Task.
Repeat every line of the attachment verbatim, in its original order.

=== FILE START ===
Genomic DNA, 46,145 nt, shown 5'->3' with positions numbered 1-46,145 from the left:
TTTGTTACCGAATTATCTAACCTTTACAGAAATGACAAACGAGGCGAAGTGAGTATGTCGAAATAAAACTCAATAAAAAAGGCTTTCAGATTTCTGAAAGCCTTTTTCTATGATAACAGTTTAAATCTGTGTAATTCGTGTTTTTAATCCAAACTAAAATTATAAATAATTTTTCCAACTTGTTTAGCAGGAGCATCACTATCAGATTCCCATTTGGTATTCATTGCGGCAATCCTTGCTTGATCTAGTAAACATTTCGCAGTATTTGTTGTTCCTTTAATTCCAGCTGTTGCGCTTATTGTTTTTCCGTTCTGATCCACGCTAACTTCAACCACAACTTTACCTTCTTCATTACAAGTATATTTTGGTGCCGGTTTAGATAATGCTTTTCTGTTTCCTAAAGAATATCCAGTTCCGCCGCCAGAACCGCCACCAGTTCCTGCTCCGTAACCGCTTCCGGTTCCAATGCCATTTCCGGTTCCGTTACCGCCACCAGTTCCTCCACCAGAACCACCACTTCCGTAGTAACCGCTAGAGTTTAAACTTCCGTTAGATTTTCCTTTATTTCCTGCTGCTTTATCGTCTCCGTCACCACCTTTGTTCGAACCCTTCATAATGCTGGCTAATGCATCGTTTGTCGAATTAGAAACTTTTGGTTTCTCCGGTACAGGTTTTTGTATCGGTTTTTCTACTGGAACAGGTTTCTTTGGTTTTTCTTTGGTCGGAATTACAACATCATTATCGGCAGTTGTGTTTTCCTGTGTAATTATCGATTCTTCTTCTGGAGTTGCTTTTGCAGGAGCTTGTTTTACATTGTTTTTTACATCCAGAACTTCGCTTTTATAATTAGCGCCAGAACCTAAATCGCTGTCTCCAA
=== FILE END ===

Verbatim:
Genomic DNA, 46,145 nt, shown 5'->3' with positions numbered 1-46,145 from the left:
TTTGTTACCGAATTATCTAACCTTTACAGAAATGACAAACGAGGCGAAGTGAGTATGTCGAAATAAAACTCAATAAAAAAGGCTTTCAGATTTCTGAAAGCCTTTTTCTATGATAACAGTTTAAATCTGTGTAATTCGTGTTTTTAATCCAAACTAAAATTATAAATAATTTTTCCAACTTGTTTAGCAGGAGCATCACTATCAGATTCCCATTTGGTATTCATTGCGGCAATCCTTGCTTGATCTAGTAAACATTTCGCAGTATTTGTTGTTCCTTTAATTCCAGCTGTTGCGCTTATTGTTTTTCCGTTCTGATCCACGCTAACTTCAACCACAACTTTACCTTCTTCATTACAAGTATATTTTGGTGCCGGTTTAGATAATGCTTTTCTGTTTCCTAAAGAATATCCAGTTCCGCCGCCAGAACCGCCACCAGTTCCTGCTCCGTAACCGCTTCCGGTTCCAATGCCATTTCCGGTTCCGTTACCGCCACCAGTTCCTCCACCAGAACCACCACTTCCGTAGTAACCGCTAGAGTTTAAACTTCCGTTAGATTTTCCTTTATTTCCTGCTGCTTTATCGTCTCCGTCACCACCTTTGTTCGAACCCTTCATAATGCTGGCTAATGCATCGTTTGTCGAATTAGAAACTTTTGGTTTCTCCGGTACAGGTTTTTGTATCGGTTTTTCTACTGGAACAGGTTTCTTTGGTTTTTCTTTGGTCGGAATTACAACATCATTATCGGCAGTTGTGTTTTCCTGTGTAATTATCGATTCTTCTTCTGGAGTTGCTTTTGCAGGAGCTTGTTTTACATTGTTTTTTACATCCAGAACTTCGCTTTTATAATTAGCGCCAGAACCTAAATCGCTGTCTCCAA